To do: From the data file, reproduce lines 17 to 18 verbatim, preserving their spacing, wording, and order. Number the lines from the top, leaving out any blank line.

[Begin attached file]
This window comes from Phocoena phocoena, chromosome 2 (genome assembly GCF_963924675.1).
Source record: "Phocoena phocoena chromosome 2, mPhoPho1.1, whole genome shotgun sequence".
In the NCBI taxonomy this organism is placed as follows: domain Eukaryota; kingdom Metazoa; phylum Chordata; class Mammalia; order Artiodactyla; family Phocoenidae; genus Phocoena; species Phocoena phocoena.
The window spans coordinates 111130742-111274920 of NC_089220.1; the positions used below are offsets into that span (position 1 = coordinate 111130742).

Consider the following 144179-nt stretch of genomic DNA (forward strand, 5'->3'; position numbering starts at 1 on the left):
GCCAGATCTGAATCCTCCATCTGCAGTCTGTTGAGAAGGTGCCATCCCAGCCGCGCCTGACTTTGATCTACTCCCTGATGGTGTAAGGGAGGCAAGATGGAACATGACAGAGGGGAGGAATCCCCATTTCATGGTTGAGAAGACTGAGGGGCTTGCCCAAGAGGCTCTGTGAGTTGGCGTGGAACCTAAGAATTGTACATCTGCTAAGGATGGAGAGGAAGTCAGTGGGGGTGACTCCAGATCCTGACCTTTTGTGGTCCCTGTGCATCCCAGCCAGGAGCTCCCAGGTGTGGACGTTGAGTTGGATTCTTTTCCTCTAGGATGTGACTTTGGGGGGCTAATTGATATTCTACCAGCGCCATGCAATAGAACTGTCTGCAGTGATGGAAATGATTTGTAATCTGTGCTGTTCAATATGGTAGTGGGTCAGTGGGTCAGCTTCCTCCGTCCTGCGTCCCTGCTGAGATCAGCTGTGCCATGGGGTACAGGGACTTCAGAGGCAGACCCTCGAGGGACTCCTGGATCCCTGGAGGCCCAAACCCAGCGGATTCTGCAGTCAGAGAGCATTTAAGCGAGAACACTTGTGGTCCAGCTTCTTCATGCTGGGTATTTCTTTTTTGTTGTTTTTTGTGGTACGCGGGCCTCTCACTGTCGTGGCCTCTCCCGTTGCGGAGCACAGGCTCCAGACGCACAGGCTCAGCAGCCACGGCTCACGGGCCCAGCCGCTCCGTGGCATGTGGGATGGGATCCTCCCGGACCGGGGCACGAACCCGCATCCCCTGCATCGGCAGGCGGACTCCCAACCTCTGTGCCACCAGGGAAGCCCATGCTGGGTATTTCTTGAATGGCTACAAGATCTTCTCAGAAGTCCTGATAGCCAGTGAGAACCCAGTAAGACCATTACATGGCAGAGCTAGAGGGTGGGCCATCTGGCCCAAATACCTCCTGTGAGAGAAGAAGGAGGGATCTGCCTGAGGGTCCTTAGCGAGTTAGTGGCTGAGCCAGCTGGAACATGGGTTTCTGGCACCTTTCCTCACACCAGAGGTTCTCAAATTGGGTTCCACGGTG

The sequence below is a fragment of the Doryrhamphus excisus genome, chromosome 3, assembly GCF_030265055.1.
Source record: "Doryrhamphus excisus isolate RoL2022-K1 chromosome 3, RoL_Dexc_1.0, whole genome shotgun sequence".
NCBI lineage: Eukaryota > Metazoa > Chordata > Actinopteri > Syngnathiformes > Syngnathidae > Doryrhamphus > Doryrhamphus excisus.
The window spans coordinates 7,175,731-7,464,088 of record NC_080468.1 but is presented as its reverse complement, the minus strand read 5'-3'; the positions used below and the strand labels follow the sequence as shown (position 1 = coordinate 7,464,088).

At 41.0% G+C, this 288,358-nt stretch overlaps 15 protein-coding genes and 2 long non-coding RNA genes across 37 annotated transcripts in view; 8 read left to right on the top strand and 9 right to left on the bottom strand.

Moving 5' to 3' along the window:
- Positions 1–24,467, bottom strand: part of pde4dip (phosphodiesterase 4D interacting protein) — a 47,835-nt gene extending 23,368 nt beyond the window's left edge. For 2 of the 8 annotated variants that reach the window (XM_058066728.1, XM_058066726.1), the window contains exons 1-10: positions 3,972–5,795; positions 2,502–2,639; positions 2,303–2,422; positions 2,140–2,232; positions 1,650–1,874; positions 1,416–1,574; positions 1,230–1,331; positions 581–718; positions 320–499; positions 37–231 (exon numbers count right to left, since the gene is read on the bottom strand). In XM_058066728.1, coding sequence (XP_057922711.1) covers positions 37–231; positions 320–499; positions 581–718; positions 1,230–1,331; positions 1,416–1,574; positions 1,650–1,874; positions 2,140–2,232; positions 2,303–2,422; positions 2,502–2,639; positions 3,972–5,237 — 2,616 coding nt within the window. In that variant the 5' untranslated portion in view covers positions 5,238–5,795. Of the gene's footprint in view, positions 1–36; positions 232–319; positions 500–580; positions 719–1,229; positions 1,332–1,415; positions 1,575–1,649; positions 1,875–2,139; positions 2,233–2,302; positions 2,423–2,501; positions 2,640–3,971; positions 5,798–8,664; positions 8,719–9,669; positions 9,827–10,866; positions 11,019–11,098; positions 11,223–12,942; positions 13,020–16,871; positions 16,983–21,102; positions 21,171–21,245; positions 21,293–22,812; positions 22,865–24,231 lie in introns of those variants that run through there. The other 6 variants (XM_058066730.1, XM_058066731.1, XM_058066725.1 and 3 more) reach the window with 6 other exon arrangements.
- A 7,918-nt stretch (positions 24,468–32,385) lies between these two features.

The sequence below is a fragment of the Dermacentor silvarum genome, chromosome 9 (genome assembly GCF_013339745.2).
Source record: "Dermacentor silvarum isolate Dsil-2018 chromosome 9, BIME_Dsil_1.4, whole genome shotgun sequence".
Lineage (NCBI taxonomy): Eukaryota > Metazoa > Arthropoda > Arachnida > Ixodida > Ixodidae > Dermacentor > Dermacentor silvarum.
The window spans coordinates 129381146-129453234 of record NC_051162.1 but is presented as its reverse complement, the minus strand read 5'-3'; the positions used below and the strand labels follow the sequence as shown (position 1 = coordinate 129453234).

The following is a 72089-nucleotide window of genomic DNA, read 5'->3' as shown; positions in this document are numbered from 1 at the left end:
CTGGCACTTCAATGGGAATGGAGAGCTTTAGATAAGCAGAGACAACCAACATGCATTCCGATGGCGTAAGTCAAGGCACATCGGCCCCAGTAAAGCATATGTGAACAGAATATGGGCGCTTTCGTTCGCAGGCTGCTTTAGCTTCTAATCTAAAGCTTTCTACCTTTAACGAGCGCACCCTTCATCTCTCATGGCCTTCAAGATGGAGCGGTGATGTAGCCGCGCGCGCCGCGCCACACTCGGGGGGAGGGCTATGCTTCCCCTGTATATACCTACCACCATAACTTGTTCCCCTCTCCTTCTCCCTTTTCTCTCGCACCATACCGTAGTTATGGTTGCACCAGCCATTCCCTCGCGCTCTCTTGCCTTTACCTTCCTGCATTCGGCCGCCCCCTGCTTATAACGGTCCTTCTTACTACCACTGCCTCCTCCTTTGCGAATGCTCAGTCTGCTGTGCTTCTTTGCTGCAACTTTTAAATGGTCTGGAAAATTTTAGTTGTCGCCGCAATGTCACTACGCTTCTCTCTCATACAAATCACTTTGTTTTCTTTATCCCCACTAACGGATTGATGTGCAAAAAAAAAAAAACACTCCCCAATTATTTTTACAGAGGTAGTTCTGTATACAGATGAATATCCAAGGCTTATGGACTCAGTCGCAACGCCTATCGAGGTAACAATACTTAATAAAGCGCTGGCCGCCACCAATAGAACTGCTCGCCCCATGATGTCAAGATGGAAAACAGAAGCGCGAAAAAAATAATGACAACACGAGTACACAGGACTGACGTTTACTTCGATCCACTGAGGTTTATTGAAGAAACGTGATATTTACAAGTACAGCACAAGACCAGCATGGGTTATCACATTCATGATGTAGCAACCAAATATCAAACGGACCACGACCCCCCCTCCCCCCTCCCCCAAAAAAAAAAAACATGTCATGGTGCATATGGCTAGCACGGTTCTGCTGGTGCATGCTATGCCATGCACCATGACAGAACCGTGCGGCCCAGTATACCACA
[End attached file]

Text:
Lineage (NCBI taxonomy): Eukaryota > Metazoa > Arthropoda > Arachnida > Ixodida > Ixodidae > Dermacentor > Dermacentor silvarum.
The window spans coordinates 129381146-129453234 of record NC_051162.1 but is presented as its reverse complement, the minus strand read 5'-3'; the positions used below and the strand labels follow the sequence as shown (position 1 = coordinate 129453234).